- seems to be the only person in SF with a deep abiding passion for LA, combined with a darkly skeptical perspective on hipsters
- has never done a cartwheel but secretly aspires to complete one once in her life
- and on and on......
So – what information do you have for me? What filtering algorithms will you create? Will they pick out my firm's acquisition of a digital agency, the opening of a new Charles Phan restaurant around the corner from my house, a new talk by David Eagleman, a beautiful letter from Cheryl Strayed as Dear Sugar, the engagement of my friends Geraldine & Felix in London, a new Skillshare class on mapping spatial data in SF, my friend Wes' desert race? How do you take the gold pebbles I now have to tediously mine throughout the day, and hand me a pure bullion bar every morning? My sister, who's probably the person most like me in the world, couldn't do it. It's like your best friends setting you up on a blind date - how often do they go well. We individuals are so specific, there’s no way someone else could tell gold from dross, consistently.
Those kinds of filtering algorithms can’t be created; they have to grow. They have to grow in the same way we grow, from a seed pattern, with variable expression, adaptable, evolving – human beings are the ultimate example of mass complex individualization, and we are grown. There’s no other way to do it. In 246 BC, the first Emperor of China, Qin Shi Huang, created 8000 unique terra cotta soldiers, each modeled after a real soldier, to protect him in the afterlife – but it required 700,000 workers and decades to complete. And our outsides are far less complex and easier to recreate than our insides.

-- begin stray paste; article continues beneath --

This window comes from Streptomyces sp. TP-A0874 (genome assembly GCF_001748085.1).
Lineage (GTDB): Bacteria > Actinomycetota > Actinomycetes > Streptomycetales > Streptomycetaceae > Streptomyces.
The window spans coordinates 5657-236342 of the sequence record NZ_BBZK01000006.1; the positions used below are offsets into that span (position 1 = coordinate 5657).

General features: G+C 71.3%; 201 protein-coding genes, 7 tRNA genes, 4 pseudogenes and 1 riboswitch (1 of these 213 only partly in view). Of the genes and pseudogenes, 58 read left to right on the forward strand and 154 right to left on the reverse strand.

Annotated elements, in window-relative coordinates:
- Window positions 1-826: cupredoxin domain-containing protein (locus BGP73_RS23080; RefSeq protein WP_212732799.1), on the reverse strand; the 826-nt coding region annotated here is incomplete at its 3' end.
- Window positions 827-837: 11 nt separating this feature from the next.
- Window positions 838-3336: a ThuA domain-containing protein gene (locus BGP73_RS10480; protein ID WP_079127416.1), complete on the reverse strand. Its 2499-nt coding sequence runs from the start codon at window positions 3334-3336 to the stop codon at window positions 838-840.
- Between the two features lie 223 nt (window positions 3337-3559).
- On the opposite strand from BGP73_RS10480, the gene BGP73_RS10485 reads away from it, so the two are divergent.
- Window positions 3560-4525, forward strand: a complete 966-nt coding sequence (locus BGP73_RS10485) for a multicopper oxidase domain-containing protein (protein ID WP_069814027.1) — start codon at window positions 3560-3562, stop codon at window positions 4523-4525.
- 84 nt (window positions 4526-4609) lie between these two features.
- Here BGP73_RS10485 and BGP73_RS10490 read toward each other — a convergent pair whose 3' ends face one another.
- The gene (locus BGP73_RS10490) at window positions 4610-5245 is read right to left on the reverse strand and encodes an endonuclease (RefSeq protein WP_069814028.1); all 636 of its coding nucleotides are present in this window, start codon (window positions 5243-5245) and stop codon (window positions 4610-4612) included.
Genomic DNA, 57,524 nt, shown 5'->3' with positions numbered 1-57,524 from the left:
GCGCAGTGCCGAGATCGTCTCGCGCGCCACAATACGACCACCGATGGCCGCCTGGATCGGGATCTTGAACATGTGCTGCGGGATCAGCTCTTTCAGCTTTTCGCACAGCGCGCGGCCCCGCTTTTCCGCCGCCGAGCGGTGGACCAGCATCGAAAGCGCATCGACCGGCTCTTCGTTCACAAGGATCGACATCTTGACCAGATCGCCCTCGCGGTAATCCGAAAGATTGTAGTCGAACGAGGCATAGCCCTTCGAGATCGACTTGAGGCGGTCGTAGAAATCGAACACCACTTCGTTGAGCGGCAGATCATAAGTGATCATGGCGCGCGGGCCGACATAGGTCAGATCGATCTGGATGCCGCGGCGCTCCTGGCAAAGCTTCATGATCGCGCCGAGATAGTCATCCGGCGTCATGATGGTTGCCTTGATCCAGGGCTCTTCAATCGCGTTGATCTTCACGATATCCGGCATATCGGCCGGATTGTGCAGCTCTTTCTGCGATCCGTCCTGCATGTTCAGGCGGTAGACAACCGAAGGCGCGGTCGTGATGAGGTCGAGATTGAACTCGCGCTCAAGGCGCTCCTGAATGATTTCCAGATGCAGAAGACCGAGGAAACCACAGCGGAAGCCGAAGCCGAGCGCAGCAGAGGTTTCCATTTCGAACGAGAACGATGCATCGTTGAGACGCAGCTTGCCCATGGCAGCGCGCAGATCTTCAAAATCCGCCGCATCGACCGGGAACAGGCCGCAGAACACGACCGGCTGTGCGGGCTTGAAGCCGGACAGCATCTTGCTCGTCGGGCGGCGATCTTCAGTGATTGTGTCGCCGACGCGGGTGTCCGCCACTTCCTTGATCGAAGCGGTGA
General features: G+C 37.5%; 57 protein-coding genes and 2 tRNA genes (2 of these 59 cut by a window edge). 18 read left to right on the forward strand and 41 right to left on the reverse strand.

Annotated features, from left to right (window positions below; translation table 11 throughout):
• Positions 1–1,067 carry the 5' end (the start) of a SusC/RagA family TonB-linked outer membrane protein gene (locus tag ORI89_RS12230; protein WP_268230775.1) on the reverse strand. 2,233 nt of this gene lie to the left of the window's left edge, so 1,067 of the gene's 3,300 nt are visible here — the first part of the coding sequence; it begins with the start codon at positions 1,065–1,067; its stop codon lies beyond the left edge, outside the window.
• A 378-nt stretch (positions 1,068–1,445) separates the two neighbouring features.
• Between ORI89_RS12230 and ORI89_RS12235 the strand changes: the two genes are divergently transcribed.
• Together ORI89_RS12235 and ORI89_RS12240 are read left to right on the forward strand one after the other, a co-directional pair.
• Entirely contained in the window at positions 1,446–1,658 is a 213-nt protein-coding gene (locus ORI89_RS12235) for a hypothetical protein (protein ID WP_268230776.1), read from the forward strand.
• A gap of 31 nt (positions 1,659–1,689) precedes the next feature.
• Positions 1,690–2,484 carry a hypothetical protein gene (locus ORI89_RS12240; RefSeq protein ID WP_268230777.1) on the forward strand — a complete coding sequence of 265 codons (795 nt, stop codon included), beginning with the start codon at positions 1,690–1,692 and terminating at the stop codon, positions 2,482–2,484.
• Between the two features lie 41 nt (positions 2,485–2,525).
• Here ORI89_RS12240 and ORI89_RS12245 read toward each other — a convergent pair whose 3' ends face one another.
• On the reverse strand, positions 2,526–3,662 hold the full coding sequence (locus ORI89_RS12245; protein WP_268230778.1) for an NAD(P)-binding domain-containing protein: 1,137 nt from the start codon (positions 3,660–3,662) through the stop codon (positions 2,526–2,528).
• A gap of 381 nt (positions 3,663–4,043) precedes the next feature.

To take the metaphor to its stretching point, growing a young filtering algorithm requires the right fertilizer – the kind of rich, nuanced, sometimes paradoxical information about you that no single person has all of, not even yourself. You need a heck of a lot of information to mine to even begin to codify the depths of someone’s values, dreams, loves, life.
The technologist will say, “This is still crazy talk.. we eventually have to put fingers to keyboard. The perfect filtering algorithm is a false Shangri-La.” But let’s for a moment create a reality distortion field, of the variety that Steve Jobs liked to construct. How would we, not necessarily aggregate, but rather connect, all that information about an individual? Where would we start? Who would we trust with it? Maybe no one. Perhaps only ourselves. Or – maybe everybody, under the right circumstances and enabled by some system of clever mechanisms and protocols. No one, ourselves, everybody, how about all of the above.
Or maybe it’s impossible. Maybe. But how many times has someone said that, only to be proven wrong? On first glance, we seem impossible, the complexity of our brain structure, the intricacies of our social interactions, the out-of-nowhereness of our art, the permutations of us. But we exist, and we grew and evolved. We are not perfect but we tend to get better. Call the comparison (of growing filtering algorithms to evolution) macro-biomimicry or conceptual skeuomorph or just a mere instance of AI machine learning – whatever the case, it seems hard to deny that evolution has time on its side.
Is it just a matter of enough cycles? I don’t know. I do know that the scale of the conversation today between the Two Cultures – sciences and humanities, technologists and humanists – is unprecedented. Edge.org, TED, Apple products, neuroscience, game mechanics, and on and on. I can’t think of a better place to focus their efforts than the design of filtering systems that grow a thumbprint algorithm for each of us.
Why does personalization matter? It sometimes sounds like glazed-over jargon. Here is why it matters: Because time continues to pass whatever we will, and so life is short and information infinite. If I value that time, what can be more important than filtering systems that delight me with their relevance, let me quickly consume the most important information for me - drawing the cutoff where I decide - and free me up to spend the rest of my sunny day on people and other things I love.
From the children's book Cheaper by the Dozen, after father of twelve Frank Gilbert had died of a heart attack:
"Someone once asked Dad: “But what do you want to save time for? What are you going to do with it?”
“For work, if you love that best,” said Dad. “For education, for beauty, for art, for pleasure.” He looked over the top of his pince-nez, “For mumblety-peg if that's where your heart lies."